Last modified September 1996 - Armel Le Bail



STRUVIR is a standalone public domain program preparing VRML, HPGL, POSTSCRIPT and POVRAY files from (inorganic) crystal structure data. These files may then be opened by a specialized viewer so that the structure can be visualized in 2D or 3D (VRML).

The interest of VRML (Virtual Reality Modeling Language) .wrl files for 3D visualization resides in the availability of cheap (if not free for students, teachers, academic researchers) excellent graphic viewers (Netscape+Live3D or VRweb, or any Internet browser equipped with a VRML plug-in, or any standalone VRML viewer enabling two-sided lighting of faces...). Thus you will be able to share your VRML files on Internet or on an Intranet for teaching or electronic publication or personal use. VRML viewers allow you to explore completely your crystal structure and to obtain quickly the best point of view from which you will possibly save and then print a 2D picture.

On this site are distributed two versions. A 32 bits version works on MS WINDOWS 95 for PC and probably (but not tested) on MS WINDOWS NT. A 64 bits version works on DIGITAL AIX Open VMS. Note that the FORTRAN 77 source is available and should compile on any machine. This is a project of CCP14 to include STRUVIR in its program suite, compiled for a large variety of machines.

History of the Present Version

STRUVIR is built from STRUPLO (R. X. Fischer) modified without permission, following the Academic tradition which allows not reinventing the wheel each day. In this case, the wheels are the STRUPLO polyhedra recognition algorithm, thanks to R.X. Fischer and A. Le Lirzin, and VRML of course. So my job was only to combine them.

Were the changes sufficient for changing the name ? You may decide : STRU for STRUCTURE in STRUPLO and VIR for VIRTUAL in VRML. The VRML part works better than the PS/HPGL drawing part in most cases. The latter part may crash when the former do the job.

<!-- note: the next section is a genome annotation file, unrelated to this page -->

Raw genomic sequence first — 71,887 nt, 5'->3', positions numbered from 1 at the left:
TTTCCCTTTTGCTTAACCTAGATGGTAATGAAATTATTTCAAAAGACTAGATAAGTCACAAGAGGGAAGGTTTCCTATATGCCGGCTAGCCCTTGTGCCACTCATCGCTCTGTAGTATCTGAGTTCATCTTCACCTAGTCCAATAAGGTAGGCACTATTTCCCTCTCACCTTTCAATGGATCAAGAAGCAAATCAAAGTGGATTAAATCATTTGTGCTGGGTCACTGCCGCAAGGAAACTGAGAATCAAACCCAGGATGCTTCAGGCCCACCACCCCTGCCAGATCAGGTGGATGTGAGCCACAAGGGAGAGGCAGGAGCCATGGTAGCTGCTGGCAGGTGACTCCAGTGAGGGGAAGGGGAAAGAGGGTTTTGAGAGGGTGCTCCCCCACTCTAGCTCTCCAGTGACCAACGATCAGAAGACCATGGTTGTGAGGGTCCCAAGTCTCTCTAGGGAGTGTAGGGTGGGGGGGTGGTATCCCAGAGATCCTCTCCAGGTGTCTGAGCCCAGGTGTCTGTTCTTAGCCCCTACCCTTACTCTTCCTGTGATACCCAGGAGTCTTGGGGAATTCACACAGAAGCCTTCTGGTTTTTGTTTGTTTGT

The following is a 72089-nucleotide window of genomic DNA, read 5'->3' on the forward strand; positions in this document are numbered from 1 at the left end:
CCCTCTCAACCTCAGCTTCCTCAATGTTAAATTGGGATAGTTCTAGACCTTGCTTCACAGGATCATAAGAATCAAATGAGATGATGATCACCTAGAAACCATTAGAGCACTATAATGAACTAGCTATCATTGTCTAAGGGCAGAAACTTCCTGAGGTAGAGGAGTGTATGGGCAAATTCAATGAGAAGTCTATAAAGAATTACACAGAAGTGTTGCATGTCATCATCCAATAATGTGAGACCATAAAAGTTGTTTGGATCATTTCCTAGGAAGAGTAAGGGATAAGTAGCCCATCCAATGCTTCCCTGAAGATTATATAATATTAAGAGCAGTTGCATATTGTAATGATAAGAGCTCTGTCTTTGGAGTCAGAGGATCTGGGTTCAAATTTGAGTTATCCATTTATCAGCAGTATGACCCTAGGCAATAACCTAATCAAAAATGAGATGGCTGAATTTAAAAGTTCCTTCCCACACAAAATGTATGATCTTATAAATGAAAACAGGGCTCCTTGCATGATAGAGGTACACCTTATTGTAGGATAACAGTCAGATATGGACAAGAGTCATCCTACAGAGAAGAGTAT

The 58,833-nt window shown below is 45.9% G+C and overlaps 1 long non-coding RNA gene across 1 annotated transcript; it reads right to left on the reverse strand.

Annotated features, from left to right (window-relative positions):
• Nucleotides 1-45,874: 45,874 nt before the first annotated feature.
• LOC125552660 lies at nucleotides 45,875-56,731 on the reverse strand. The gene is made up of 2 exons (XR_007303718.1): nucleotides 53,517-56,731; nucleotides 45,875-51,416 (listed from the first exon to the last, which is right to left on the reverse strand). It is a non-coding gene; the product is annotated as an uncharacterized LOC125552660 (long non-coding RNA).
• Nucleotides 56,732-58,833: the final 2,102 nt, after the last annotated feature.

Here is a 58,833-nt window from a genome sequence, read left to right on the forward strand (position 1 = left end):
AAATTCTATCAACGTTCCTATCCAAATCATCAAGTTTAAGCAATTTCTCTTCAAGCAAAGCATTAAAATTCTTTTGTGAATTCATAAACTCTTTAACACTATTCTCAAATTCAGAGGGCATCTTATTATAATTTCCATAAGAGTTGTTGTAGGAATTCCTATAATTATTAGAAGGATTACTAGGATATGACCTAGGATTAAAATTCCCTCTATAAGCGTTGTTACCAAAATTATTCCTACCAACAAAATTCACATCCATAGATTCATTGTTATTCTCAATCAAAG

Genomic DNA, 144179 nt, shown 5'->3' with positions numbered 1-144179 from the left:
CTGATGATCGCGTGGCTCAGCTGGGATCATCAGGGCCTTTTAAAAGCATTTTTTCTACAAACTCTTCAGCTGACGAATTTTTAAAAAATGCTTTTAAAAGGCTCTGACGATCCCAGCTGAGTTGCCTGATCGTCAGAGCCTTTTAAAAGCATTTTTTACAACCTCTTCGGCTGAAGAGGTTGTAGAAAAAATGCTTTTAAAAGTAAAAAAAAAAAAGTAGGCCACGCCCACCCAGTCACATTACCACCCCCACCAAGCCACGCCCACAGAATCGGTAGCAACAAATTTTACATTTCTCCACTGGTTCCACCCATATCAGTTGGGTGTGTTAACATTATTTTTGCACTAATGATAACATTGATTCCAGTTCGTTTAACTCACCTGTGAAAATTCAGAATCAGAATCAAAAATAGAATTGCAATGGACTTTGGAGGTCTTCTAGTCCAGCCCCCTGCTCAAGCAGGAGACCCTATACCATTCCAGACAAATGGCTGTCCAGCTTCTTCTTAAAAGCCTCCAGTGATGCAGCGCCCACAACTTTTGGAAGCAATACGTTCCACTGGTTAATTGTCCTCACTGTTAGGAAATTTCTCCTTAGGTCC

The original R.X. Fischer STRUPLO program was able to recognize tetrahedra and octahedra [R.X. Fischer, J. Appl. Cryst. 18 (1985) 258-262]. A 1986 version extended the possibilities to 6000 atoms and 1000 polyhedra. STRUPLO was augmented by A. Le Lirzin, 1989 (options COLO, PERS, BZRR) for the recognition of other polyhedra than tetrahedra and octahedra and by D. Kassner, 1990 (options RES, NRES in PARA, incorporation of Burzlaff routine in SPGR, logic of VIEW and ROTA, addressing in SHAD, reorganization of COMMON-block structure).

As such, STRUPLO (as STRUPL91) was received at MSU 17 Aug. 92, via Tim McCarthy from Giaquinta at MIT. M.S.U. writeup by Donald L. Ward from the original by W. H. Baur, capabilities for a POSTSCRIPT output were added. A file was prepared which could be changed in by the PSPLOT.EXE program (included in the STRUVIR package).

The STRUPL91 version dated 04 Nov. 1993 was received at the Laboratoire des Fluorures, Le Mans, March 1996, via D.L. Ward by A. Le Bail. HPGL and VRML capabilities were then added on this version (HPGL existed previously in a 1986 version modified at Le Mans to which VRML was added in Feb. 1996).

The present STRUVIR beta 3 version has been enhanced with an output for POVRAY by Mark Koennecke, July, 1996.

IMPORTANT: Your old datafiles working for STRUPL91 work for STRUVIR too ! There were no change on entries apart the file should be a .dat instead of a .inp file.